The combined field time spent by researchers collecting data for the study totalled approximately 61,000 days (or 167 person-years) of time. Researchers walked more than 8,700 kilometres – a distance longer than the north-south axis of the African continent, or from New York to London. They collected data on great ape nests that was used to generate population estimates and trends. “The ‘boots-on-the-ground’ research teams and partnerships are crucial to the success of these programs and the conservation of gorillas and chimpanzees”, says co-author Dave Morgan of the Lincoln Park Zoo and Goualougo Triangle Ape Project.
The study titled “Guns, germs and trees determine density and distribution of gorillas and chimpanzees in Western Equatorial Africa” appeared in the latest edition of the journal Science Advances. The paper was written by 54 co-authors from several organizations and government agencies, including WCS (Wildlife Conservation Society), World Wide Fund for Nature, Max Planck Institute for Evolutionary Anthropology / iDiv research centre, Jane Goodall Institute, Convention on International Trade in Endangered Species of Wild Fauna and Flora (CITES) – Monitoring the Illegal Killing of Elephants (MIKE), Lincoln Park Zoo, and the Universities of Stirling and Washington, and involved the protected area authorities of five countries.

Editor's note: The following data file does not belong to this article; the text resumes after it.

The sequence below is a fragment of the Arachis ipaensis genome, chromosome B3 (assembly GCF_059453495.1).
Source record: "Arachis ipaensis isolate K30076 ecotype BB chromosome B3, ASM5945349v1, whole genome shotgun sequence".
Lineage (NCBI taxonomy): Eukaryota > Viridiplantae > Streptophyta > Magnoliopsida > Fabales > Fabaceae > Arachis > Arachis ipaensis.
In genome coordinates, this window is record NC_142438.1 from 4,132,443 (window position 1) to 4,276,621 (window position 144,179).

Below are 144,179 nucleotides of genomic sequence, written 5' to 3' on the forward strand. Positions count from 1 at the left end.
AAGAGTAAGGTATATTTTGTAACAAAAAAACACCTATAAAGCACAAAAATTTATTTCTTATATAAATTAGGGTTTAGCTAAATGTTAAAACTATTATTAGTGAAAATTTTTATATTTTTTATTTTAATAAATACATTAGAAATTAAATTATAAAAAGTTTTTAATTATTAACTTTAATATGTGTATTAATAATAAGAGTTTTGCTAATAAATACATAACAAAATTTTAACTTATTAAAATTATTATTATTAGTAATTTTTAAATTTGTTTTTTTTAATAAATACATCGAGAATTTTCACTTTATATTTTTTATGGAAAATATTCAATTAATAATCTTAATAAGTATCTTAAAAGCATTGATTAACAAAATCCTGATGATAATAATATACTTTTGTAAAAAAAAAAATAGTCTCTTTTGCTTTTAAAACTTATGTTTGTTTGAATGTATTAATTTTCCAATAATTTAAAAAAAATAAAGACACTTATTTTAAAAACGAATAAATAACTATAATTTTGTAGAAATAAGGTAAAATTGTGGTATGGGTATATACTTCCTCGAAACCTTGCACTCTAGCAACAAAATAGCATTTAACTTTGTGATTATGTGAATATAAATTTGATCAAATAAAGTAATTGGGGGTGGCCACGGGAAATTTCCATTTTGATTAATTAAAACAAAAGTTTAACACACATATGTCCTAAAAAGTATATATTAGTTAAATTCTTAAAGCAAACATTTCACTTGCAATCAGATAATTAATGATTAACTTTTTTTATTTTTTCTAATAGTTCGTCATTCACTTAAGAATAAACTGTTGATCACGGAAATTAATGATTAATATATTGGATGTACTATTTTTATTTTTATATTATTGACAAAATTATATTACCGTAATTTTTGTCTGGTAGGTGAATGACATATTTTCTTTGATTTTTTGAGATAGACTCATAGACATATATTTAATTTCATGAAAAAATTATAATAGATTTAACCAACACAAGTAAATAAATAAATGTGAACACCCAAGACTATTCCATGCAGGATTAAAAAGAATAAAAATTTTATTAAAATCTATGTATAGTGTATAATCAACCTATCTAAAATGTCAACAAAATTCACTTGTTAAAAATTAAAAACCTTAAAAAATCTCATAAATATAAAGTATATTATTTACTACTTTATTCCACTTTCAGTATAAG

Similar media release of iDiv and MPI-EVA
Dramatic decline of Bornean orangutans, 06.02.2018:
Original media release by the Wildlife Conservation Society (WCS)
Massive Study Across Western Equatorial Africa Finds More Gorillas and Chimpanzees Than Expected, but 80% Are Outside the Safe Havens of Protected Areas, 25.04.2018:
S. Strindberg; F. Maisels; E.A. Williamson; S. Blake; E.J. Stokes; R. Aba’a; G. Abitsi; A, Agbor; R.D. Ambahe; P.C. Bakabana; M. Bechem; A. Berlemont; B. Bokoto de Semboli; P.R. Boundja; N. Bout; T. Breuer; G. Campbell; P. De Wachter; M. Ella Akou; F. Esono Mba; A.T.C. Feistner; B. Fosso; R. Fotso; D. Greer; C. Inkamba-Nkulu; C.F. Iyenguet; K.J. Jeffery; M. Kokangoye; H.S. Kühl; S. Latour; B. Madzoke; C. Makoumbou; G.A.F. Malanda; R. Malonga; V. Mbolo; D.B. Morgan; P. Motsaba; G. Moukala; B.S. Mowawa; M. Murai; C. Ndzai; T. Nishihara; Z. Nzooh; L. Pintea; A. Pokempner; H.J. Rainey; T. Rayden; H. Ruffler; C.M. Sanz; A. Todd; H. Vanleeuwe; A. Vosper; Y. Warren; and D.S. Wilkie (2018): Guns, germs, and trees determine density and distribution of gorillas and chimpanzees in Western Equatorial Africa. Science Advances, 25 Apr 2018, Vol. 4, no. 4, DOI: 10.1126/sciadv.aar296.